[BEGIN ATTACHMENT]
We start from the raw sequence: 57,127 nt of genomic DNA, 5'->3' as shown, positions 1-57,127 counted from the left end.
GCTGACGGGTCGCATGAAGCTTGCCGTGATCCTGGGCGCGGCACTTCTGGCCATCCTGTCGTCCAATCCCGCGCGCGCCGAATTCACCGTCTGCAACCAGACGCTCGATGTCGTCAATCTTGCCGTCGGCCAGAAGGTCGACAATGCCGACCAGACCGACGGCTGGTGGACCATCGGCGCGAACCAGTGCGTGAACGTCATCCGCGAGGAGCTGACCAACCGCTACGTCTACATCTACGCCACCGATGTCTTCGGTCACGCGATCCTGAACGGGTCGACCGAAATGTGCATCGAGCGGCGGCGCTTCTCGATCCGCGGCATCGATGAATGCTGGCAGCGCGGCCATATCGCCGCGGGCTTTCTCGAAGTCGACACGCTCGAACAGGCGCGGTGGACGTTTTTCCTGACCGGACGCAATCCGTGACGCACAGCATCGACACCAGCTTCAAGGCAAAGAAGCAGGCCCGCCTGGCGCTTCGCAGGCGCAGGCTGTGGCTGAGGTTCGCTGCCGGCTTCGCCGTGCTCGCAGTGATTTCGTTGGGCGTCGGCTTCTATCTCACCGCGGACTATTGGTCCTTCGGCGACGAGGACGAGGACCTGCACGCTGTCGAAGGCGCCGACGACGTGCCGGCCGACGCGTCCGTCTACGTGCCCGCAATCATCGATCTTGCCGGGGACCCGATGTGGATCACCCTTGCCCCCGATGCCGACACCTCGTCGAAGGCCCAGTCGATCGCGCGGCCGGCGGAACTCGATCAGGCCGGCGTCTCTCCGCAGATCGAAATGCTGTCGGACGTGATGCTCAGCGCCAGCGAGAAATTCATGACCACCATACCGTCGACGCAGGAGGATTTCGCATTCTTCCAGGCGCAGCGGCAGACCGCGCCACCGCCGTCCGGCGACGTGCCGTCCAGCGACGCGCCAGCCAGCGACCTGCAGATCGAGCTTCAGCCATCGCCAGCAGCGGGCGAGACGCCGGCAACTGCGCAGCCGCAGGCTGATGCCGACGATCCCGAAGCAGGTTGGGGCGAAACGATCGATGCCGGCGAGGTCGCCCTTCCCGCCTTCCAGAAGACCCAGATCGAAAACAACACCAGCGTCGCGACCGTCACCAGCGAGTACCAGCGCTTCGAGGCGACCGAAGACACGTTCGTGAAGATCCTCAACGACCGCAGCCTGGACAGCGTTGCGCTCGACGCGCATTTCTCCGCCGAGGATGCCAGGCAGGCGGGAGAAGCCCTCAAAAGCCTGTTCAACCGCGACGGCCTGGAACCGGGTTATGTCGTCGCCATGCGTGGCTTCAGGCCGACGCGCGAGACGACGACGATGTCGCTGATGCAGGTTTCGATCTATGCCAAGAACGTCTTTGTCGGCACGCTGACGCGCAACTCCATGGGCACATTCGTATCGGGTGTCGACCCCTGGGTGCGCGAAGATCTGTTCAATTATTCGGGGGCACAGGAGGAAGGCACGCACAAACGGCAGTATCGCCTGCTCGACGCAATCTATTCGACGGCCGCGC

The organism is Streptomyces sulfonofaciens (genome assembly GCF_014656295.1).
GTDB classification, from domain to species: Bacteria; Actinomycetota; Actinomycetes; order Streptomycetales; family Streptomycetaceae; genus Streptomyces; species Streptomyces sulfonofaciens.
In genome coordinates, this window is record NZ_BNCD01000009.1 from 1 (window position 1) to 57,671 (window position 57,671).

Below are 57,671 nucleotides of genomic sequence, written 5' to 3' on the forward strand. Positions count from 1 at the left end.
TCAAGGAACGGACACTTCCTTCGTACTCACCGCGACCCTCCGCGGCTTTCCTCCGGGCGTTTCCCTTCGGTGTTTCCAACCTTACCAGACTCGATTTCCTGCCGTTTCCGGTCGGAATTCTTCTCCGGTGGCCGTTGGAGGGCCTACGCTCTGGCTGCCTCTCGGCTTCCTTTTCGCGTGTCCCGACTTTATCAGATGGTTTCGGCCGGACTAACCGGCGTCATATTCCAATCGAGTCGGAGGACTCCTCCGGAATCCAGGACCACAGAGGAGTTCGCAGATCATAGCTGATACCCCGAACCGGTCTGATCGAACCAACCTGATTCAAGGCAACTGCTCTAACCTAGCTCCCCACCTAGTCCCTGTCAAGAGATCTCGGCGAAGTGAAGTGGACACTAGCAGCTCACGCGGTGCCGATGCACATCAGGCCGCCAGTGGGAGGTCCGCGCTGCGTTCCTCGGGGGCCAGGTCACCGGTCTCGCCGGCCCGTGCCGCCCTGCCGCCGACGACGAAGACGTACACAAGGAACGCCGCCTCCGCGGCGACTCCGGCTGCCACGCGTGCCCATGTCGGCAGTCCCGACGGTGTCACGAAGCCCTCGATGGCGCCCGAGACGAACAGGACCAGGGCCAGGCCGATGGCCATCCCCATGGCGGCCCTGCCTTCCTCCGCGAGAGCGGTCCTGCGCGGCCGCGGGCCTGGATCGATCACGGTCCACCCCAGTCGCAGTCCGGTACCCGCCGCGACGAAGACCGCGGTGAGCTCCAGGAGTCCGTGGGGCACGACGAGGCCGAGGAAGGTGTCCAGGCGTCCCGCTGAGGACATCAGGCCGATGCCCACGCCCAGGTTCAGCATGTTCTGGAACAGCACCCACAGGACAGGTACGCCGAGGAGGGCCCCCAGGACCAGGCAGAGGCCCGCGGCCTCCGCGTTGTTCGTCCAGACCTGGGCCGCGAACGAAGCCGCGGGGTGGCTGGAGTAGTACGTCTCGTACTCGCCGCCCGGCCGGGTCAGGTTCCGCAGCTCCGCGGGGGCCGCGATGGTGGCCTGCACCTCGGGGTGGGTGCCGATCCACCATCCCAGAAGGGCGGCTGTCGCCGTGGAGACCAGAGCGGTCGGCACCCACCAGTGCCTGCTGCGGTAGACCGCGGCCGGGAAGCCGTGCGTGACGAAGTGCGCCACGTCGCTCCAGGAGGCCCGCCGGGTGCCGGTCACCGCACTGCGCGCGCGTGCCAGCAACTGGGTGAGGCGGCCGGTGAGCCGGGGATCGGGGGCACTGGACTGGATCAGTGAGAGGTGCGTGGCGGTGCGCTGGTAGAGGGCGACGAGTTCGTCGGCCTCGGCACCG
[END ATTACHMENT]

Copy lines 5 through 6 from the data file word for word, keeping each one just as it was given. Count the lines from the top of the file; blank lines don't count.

In genome coordinates, this window is record NZ_BNCD01000009.1 from 1 (window position 1) to 57,671 (window position 57,671).

Below are 57,671 nucleotides of genomic sequence, written 5' to 3' on the forward strand. Positions count from 1 at the left end.